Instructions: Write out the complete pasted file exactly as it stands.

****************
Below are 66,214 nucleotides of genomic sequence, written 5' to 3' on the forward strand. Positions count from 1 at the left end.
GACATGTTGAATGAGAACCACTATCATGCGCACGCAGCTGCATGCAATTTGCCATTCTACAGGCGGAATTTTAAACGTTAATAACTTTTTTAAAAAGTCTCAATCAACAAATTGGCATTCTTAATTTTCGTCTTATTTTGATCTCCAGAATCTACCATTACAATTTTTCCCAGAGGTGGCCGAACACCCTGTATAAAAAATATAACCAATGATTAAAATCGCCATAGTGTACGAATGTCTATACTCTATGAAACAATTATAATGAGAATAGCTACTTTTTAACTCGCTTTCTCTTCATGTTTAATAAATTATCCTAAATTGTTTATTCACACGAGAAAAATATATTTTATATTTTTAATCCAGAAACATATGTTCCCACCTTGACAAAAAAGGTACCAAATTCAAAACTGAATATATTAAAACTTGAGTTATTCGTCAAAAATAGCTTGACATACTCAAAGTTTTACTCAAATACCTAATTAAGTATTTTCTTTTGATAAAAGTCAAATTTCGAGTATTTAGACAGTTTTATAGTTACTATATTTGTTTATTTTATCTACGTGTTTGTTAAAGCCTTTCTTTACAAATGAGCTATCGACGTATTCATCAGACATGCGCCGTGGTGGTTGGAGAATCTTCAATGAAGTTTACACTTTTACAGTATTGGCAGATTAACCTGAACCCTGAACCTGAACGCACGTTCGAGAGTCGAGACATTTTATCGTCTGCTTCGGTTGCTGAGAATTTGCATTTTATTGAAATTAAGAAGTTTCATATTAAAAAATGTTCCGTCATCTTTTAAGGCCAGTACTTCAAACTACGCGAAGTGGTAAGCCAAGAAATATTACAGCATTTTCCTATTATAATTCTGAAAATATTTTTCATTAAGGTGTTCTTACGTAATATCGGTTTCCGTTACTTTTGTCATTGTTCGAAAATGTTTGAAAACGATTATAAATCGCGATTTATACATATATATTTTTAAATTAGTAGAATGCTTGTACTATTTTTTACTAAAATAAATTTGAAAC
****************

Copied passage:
Below are 66,214 nucleotides of genomic sequence, written 5' to 3' on the forward strand. Positions count from 1 at the left end.
GACATGTTGAATGAGAACCACTATCATGCGCACGCAGCTGCATGCAATTTGCCATTCTACAGGCGGAATTTTAAACGTTAATAACTTTTTTAAAAAGTCTCAATCAACAAATTGGCATTCTTAATTTTCGTCTTATTTTGATCTCCAGAATCTACCATTACAATTTTTCCCAGAGGTGGCCGAACACCCTGTATAAAAAATATAACCAATGATTAAAATCGCCATAGTGTACGAATGTCTATACTCTATGAAACAATTATAATGAGAATAGCTACTTTTTAACTCGCTTTCTCTTCATGTTTAATAAATTATCCTAAATTGTTTATTCACACGAGAAAAATATATTTTATATTTTTAATCCAGAAACATATGTTCCCACCTTGACAAAAAAGGTACCAAATTCAAAACTGAATATATTAAAACTTGAGTTATTCGTCAAAAATAGCTTGACATACTCAAAGTTTTACTCAAATACCTAATTAAGTATTTTCTTTTGATAAAAGTCAAATTTCGAGTATTTAGACAGTTTTATAGTTACTATATTTGTTTATTTTATCTACGTGTTTGTTAAAGCCTTTCTTTACAAATGAGCTATCGACGTATTCATCAGACATGCGCCGTGGTGGTTGGAGAATCTTCAATGAAGTTTACACTTTTACAGTATTGGCAGATTAACCTGAACCCTGAACCTGAACGCACGTTCGAGAGTCGAGACATTTTATCGTCTGCTTCGGTTGCTGAGAATTTGCATTTTATTGAAATTAAGAAGTTTCATATTAAAAAATGTTCCGTCATCTTTTAAGGCCAGTACTTCAAACTACGCGAAGTGGTAAGCCAAGAAATATTACAGCATTTTCCTATTATAATTCTGAAAATATTTTTCATTAAGGTGTTCTTACGTAATATCGGTTTCCGTTACTTTTGTCATTGTTCGAAAATGTTTGAAAACGATTATAAATCGCGATTTATACATATATATTTTTAAATTAGTAGAATGCTTGTACTATTTTTTACTAAAATAAATTTGAAAC